Galaxy S21 Vs. S21+ Vs: S21 Ultra: Samsung Phone Differences Explained
Samsung makes three models of its new Galaxy S21 flagship, but which one has the screen size, battery, and cameras that are best for your use?
launched its newest Galaxy S-series phones recently, with three models: the Galaxy S21, S21+, and S21 Ultra. The screens range in size from 6.2 inches to 6.8 inches and, of course, the devices come at a range of prices to fit different budgets. Samsung phones are known for incorporating the latest technology and offering bright, sharp displays — and these latest models continue that tradition. Any one of these phones makes a good purchase, but choosing the right one for each individual depends on how it will be used.
Samsung is a prolific company, historically producing two flagships each year and adding specialty folding smartphones to its portfolio in recent years, arguably meaning it produced three flagships in 2020. The Galaxy S-series arrives in the first quarter each year, followed by the Galaxy Note models in the fourth quarter. That means the Galaxy smartphone line typically gets updates multiple times each a year, while manufacturers like Apple unveil one new flagship annually. In 2020, there were rumors that Samsung would discontinue the Galaxy Note line, instead adding its iconic S Pen to the Galaxy S21 and upcoming Galaxy Z Fold 3.
The first part of that rumor has proven partly true, with the Samsung Galaxy S21 Ultra supporting the S pen, although it isn’t included as standard and it can’t be stored inside the phone. However, this is one of many features that sets the most expensive Galaxy S21 apart from its siblings. The pricing of the three models is $800 for the Galaxy S21 with a 6.2-inch display, $1000 for the S21+ with the 6.7-inch display, and $1,200 for the S21 Ultra with the largest, 6.8-inch display. Each $200 increase provides a larger screen and larger battery, although the two lower-priced models are nearly identical beyond size and battery capacity. The Galaxy S21 and S21+ each have Full High Definition resolutions and 48Hz to 120Hz dynamic refresh rates, while the S21 Ultra packs 77 percent more pixels in with its Quad High Definition display and increases the dynamic refresh range, allowing as low as 10Hz, which stretches battery life even further. The capacity is a huge 5,000mAh, so this phone should eliminate any worry about the battery getting low in the evening. Samsung claims each of the three models will provide a full day of use and more.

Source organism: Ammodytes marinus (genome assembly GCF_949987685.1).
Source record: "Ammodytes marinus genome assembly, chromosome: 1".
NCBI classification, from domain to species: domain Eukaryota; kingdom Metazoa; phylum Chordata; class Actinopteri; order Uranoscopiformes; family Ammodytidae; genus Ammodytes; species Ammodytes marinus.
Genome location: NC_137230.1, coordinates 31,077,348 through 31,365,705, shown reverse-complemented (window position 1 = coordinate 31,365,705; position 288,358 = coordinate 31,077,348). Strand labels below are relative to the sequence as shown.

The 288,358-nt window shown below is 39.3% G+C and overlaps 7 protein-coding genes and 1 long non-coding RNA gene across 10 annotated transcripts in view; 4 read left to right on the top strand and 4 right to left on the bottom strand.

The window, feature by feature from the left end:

The Samsung Galaxy S21 Ultra will definitely be the choice for anyone that places photography high on the list of priorities for a smartphone. It has the super high-resolution 108-megapixel main camera that allows up to 100x zoom, as well as two optical zoom cameras at 3x and 10x. This allows the perfect clarity that can be achieved with true telephoto lenses that many find lacking in digital zoom, while still providing the option for Space Zoom for those moments when getting closer is important, such as a rare bird sighting or capturing a shockingly detailed moon photo with a smartphone. The Galaxy S21 Ultra also includes an option for 512 gigabytes of storage and up to 16 gigabytes of memory, so power users may opt for the most expensive model to allow the most performance and capacity.
If the Galaxy Ultra is more expensive than desired, the Galaxy S21 and S21+ are quite similar to the larger phone. They share the same fast Qualcomm Snapdragon 888 processor, overall styling, super-strong Gorilla Glass Victus screens, and IP68 water resistance. These are great phones. The S21+ has a 6.7-inch screen so it will satisfy those looking for a larger display and a larger battery, at 4,800mAh compared to the standard S21's 4,000mAh. Some may find the smaller size of the Galaxy S21 to be preferable and battery life is still expected to last all day, so it makes a good choice for those less concerned about the camera. The Galaxy S21 and S21+ do still have up to 30x zoom via the 64-megapixel zoom camera. All three models have the same wide-angle camera with 12-megapixel resolution. Picking the right Samsung smartphone depends on budget and usage, but any of the three will provide a very satisfying experience.
Next: Galaxy S21 Vs. iPhone 12: How Samsung & Apple’s $799 Phones Compare